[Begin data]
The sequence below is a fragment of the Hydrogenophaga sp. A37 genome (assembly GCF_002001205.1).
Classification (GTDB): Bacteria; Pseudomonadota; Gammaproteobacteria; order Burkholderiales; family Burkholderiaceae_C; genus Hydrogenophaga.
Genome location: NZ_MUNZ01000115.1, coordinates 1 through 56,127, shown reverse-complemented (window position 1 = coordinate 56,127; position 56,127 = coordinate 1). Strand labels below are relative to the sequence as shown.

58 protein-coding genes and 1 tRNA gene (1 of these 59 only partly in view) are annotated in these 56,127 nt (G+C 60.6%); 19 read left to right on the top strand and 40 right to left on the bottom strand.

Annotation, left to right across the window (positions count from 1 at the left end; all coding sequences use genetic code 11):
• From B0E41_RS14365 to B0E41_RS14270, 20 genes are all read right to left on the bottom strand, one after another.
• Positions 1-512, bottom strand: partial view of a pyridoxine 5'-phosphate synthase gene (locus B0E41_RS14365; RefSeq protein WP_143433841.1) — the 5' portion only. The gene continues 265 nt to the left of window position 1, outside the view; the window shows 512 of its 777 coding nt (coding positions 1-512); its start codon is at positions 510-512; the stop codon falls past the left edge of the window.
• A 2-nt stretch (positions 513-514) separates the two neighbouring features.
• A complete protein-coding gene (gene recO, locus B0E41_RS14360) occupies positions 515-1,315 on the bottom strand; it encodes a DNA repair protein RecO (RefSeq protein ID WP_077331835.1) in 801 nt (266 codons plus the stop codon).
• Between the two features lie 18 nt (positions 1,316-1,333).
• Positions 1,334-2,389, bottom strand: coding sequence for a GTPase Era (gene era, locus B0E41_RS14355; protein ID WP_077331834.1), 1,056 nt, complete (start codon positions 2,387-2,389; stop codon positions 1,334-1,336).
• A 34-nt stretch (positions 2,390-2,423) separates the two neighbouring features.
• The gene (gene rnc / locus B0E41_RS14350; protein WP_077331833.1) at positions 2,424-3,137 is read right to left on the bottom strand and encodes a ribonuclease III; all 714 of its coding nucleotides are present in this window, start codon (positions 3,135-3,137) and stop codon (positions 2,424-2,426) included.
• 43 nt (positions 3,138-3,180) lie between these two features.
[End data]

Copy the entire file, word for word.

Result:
The sequence below is a fragment of the Hydrogenophaga sp. A37 genome (assembly GCF_002001205.1).
Classification (GTDB): Bacteria; Pseudomonadota; Gammaproteobacteria; order Burkholderiales; family Burkholderiaceae_C; genus Hydrogenophaga.
Genome location: NZ_MUNZ01000115.1, coordinates 1 through 56,127, shown reverse-complemented (window position 1 = coordinate 56,127; position 56,127 = coordinate 1). Strand labels below are relative to the sequence as shown.

58 protein-coding genes and 1 tRNA gene (1 of these 59 only partly in view) are annotated in these 56,127 nt (G+C 60.6%); 19 read left to right on the top strand and 40 right to left on the bottom strand.

Annotation, left to right across the window (positions count from 1 at the left end; all coding sequences use genetic code 11):
• From B0E41_RS14365 to B0E41_RS14270, 20 genes are all read right to left on the bottom strand, one after another.
• Positions 1-512, bottom strand: partial view of a pyridoxine 5'-phosphate synthase gene (locus B0E41_RS14365; RefSeq protein WP_143433841.1) — the 5' portion only. The gene continues 265 nt to the left of window position 1, outside the view; the window shows 512 of its 777 coding nt (coding positions 1-512); its start codon is at positions 510-512; the stop codon falls past the left edge of the window.
• A 2-nt stretch (positions 513-514) separates the two neighbouring features.
• A complete protein-coding gene (gene recO, locus B0E41_RS14360) occupies positions 515-1,315 on the bottom strand; it encodes a DNA repair protein RecO (RefSeq protein ID WP_077331835.1) in 801 nt (266 codons plus the stop codon).
• Between the two features lie 18 nt (positions 1,316-1,333).
• Positions 1,334-2,389, bottom strand: coding sequence for a GTPase Era (gene era, locus B0E41_RS14355; protein ID WP_077331834.1), 1,056 nt, complete (start codon positions 2,387-2,389; stop codon positions 1,334-1,336).
• A 34-nt stretch (positions 2,390-2,423) separates the two neighbouring features.
• The gene (gene rnc / locus B0E41_RS14350; protein WP_077331833.1) at positions 2,424-3,137 is read right to left on the bottom strand and encodes a ribonuclease III; all 714 of its coding nucleotides are present in this window, start codon (positions 3,135-3,137) and stop codon (positions 2,424-2,426) included.
• 43 nt (positions 3,138-3,180) lie between these two features.